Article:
Course Hero. "Death of a Salesman Study Guide." Course Hero. 28 July 2016. Web. 1 June 2023. <https://www.coursehero.com/lit/Death-of-a-Salesman/>.
Course Hero. (2016, July 28). Death of a Salesman Study Guide. In Course Hero. Retrieved June 1, 2023, from https://www.coursehero.com/lit/Death-of-a-Salesman/
(Course Hero, 2016)
Course Hero. "Death of a Salesman Study Guide." July 28, 2016. Accessed June 1, 2023. https://www.coursehero.com/lit/Death-of-a-Salesman/.
Course Hero, "Death of a Salesman Study Guide," July 28, 2016, accessed June 1, 2023, https://www.coursehero.com/lit/Death-of-a-Salesman/.
Arthur Miller |
Click to copy
Arthur Asher Miller was born into a Jewish immigrant family in New York City on October 17, 1915. Miller's father, a small-business owner in Manhattan, manufactured coats, while Miller's mother taught. The family enjoyed financial success until the stock market crashed in 1929, when, like many other Americans, they lost their savings. This loss forced them to relocate from affluent Manhattan to working-class Brooklyn.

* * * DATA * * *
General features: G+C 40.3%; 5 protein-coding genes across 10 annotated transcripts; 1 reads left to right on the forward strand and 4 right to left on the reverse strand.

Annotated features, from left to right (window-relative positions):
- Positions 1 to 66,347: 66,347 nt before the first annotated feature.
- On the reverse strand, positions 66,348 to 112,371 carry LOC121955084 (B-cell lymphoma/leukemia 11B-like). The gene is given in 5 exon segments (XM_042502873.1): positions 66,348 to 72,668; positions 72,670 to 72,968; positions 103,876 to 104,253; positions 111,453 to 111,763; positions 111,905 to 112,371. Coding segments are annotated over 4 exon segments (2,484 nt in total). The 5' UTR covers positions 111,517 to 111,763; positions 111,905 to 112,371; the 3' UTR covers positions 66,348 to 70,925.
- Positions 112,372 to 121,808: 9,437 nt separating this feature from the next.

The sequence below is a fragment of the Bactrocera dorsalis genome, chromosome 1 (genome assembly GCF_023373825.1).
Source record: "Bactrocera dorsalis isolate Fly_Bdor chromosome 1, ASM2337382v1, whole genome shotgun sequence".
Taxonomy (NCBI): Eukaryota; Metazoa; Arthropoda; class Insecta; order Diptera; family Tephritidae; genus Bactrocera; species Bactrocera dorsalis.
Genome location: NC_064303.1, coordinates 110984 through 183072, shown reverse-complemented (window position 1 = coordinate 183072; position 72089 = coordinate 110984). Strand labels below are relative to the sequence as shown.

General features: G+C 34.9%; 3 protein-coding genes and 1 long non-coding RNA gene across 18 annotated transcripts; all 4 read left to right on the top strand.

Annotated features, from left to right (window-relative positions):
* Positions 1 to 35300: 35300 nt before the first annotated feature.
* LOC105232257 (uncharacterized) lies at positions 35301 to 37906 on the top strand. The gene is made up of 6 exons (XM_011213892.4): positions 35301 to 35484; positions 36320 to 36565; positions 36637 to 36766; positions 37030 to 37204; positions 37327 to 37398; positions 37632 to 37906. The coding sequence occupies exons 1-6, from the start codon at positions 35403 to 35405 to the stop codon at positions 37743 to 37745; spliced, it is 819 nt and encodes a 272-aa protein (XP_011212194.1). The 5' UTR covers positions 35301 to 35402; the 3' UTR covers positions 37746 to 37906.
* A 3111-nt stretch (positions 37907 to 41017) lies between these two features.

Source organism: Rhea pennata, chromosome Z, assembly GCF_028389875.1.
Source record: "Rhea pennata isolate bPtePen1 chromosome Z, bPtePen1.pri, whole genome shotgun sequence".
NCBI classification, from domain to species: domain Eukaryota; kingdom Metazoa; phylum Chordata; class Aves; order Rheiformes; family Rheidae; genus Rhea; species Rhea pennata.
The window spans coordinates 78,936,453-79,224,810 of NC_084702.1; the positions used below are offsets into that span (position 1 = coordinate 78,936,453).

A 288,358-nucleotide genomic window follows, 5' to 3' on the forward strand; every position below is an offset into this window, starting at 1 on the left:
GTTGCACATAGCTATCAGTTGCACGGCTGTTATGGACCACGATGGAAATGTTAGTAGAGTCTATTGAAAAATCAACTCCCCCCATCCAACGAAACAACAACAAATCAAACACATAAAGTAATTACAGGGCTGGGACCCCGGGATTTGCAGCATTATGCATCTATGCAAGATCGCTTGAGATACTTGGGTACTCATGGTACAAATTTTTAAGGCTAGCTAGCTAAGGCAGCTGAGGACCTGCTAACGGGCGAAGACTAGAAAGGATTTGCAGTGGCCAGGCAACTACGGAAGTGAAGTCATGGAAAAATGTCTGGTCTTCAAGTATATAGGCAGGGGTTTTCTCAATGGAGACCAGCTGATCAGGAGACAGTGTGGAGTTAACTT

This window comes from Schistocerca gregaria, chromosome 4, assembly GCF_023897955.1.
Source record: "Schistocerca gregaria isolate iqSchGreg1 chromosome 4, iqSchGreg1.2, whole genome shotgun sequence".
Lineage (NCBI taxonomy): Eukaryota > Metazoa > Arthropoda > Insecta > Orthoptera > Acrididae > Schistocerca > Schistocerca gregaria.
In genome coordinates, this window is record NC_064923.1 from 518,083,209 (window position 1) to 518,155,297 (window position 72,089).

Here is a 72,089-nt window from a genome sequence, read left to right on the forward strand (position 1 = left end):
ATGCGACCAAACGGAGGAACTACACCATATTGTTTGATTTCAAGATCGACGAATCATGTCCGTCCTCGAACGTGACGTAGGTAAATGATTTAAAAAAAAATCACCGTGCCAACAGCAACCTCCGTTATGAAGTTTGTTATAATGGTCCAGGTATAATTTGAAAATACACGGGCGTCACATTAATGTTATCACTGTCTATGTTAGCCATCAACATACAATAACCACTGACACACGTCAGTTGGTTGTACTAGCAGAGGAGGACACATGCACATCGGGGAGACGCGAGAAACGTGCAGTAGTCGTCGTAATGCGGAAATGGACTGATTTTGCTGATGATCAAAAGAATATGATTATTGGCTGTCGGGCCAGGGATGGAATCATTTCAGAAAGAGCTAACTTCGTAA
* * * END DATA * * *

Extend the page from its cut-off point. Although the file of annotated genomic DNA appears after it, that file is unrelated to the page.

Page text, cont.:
Miller's experience as a teenager growing up in Brooklyn was a mixture of the American Dream and Great Depression–era reality. He was a well-known and well-regarded high school football star; yet after graduation he worked his way through college, earning $15 per week at an auto parts warehouse. He also took jobs as a truck driver, waiter, and tanker crewman. These experiences never left Miller. Even after his success as a playwright, he continued to work in factories from time to time, saying, "Standing eight hours a day at a machine in one place, you know what it's about."
The effects of the Great Depression on Miller's family and the country would later influence Miller's work and characters, including the ambitions and dissatisfactions of the main character, Willy Loman, in Death of a Salesman.New York Times critic Brooks Atkinson wrote that Willy Loman is a man haunted by "the phantom of his life" catching up with him: "suddenly, there is nothing."
Following its opening at the Morosco Theater in New York on February 10, 1949, Death of a Salesman became one of the best-known and most highly revered plays of the 20th century. Death of a Salesman received many awards, including the 1949 Pulitzer Prize for Drama and the Tony Award for Best Play, securing Miller's reputation as one of the country's greatest playwrights. The play has been staged countless times since its original Broadway run, and the 1985 movie version starring Dustin Hoffman and John Malkovich was critically acclaimed.